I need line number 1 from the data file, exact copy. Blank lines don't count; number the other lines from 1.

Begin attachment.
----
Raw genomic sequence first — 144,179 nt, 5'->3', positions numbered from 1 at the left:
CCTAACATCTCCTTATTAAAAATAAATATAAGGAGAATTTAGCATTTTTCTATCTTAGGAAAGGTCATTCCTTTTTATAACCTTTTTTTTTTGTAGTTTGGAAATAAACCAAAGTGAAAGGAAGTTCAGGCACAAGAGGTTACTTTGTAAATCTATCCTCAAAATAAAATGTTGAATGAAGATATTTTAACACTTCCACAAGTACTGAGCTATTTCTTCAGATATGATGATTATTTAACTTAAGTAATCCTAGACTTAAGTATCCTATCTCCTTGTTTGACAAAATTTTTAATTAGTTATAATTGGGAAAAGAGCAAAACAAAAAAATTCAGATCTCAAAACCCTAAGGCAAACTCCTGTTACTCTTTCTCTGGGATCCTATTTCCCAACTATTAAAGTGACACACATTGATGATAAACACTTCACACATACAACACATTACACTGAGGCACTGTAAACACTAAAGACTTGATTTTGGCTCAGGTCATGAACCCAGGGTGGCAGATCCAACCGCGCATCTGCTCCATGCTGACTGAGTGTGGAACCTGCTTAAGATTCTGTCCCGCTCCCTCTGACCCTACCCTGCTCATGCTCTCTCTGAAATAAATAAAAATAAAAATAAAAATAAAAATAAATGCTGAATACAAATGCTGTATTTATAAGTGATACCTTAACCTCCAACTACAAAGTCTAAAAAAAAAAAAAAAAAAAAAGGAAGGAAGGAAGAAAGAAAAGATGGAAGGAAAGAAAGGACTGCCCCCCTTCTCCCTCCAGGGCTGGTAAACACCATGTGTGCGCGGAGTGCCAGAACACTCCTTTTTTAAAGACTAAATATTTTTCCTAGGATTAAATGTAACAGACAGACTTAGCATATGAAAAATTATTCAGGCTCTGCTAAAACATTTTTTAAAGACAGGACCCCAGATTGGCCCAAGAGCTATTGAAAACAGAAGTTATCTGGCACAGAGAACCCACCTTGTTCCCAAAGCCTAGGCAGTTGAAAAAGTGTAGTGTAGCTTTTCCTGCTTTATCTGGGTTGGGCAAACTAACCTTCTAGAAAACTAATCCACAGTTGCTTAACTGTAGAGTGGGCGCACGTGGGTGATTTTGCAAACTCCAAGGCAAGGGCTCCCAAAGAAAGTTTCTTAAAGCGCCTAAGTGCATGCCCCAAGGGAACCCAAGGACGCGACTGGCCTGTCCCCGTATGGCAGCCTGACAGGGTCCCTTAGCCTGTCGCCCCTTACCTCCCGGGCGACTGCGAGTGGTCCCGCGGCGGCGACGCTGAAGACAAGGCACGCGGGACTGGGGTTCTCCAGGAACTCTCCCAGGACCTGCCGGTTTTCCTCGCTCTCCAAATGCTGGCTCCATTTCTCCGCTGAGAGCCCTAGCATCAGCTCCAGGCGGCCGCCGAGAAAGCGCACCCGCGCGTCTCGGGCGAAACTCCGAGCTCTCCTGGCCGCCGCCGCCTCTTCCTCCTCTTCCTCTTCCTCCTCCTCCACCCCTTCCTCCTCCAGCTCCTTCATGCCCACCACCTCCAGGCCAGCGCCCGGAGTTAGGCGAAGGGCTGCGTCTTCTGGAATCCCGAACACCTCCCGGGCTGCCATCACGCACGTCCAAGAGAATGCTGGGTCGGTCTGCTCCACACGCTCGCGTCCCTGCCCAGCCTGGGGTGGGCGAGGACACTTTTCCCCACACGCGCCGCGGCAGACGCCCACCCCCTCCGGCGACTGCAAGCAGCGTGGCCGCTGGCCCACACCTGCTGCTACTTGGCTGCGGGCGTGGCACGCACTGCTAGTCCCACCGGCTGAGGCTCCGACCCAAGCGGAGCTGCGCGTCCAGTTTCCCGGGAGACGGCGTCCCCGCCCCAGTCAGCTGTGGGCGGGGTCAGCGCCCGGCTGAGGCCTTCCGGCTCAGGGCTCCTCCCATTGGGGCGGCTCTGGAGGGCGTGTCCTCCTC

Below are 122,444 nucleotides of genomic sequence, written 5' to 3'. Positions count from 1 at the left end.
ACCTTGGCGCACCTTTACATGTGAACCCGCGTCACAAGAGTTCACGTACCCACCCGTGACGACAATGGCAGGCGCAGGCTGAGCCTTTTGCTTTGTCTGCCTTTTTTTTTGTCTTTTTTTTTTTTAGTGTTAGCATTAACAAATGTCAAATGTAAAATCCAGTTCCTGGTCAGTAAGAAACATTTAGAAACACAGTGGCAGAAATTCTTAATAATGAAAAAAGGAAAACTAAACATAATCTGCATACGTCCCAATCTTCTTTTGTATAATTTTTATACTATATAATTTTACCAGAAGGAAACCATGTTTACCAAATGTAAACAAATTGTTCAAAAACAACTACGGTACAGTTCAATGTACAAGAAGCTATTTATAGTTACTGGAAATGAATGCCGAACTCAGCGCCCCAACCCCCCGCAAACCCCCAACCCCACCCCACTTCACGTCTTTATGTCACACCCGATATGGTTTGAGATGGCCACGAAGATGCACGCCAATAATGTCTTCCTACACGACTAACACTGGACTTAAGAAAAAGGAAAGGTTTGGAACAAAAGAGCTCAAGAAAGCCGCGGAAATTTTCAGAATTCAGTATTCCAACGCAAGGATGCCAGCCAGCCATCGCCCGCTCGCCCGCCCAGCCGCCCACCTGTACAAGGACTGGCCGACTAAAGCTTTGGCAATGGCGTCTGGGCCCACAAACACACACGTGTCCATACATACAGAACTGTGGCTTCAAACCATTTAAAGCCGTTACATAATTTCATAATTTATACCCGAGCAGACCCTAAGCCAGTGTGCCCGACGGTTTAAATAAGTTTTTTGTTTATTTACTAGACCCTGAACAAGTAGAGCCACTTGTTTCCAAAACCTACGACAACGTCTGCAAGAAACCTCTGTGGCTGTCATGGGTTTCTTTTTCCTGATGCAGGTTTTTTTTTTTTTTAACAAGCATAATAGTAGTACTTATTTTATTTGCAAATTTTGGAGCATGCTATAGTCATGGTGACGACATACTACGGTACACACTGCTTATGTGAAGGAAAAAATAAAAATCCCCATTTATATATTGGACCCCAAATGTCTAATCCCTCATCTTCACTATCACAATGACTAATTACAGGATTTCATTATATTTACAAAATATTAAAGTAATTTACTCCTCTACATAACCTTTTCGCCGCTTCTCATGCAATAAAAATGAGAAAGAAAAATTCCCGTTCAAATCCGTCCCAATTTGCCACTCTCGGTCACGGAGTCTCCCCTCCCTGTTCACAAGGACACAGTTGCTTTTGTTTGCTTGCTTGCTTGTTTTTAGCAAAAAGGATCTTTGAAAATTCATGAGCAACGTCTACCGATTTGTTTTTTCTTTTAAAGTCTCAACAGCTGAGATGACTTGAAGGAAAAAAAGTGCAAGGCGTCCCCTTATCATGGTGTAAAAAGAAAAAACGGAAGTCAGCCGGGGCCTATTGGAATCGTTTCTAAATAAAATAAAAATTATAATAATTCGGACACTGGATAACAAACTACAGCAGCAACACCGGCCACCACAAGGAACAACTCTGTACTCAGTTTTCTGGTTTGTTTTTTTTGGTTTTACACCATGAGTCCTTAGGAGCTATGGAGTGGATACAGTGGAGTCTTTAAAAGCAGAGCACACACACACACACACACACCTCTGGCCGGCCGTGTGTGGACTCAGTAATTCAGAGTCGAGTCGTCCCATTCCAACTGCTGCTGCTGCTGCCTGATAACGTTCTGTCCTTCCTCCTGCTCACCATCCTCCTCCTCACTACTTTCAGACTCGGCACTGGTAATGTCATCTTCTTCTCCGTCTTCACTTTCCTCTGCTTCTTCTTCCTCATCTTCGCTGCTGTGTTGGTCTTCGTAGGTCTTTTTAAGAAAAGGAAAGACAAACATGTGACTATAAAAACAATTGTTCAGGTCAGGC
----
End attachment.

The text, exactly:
Raw genomic sequence first — 144,179 nt, 5'->3', positions numbered from 1 at the left: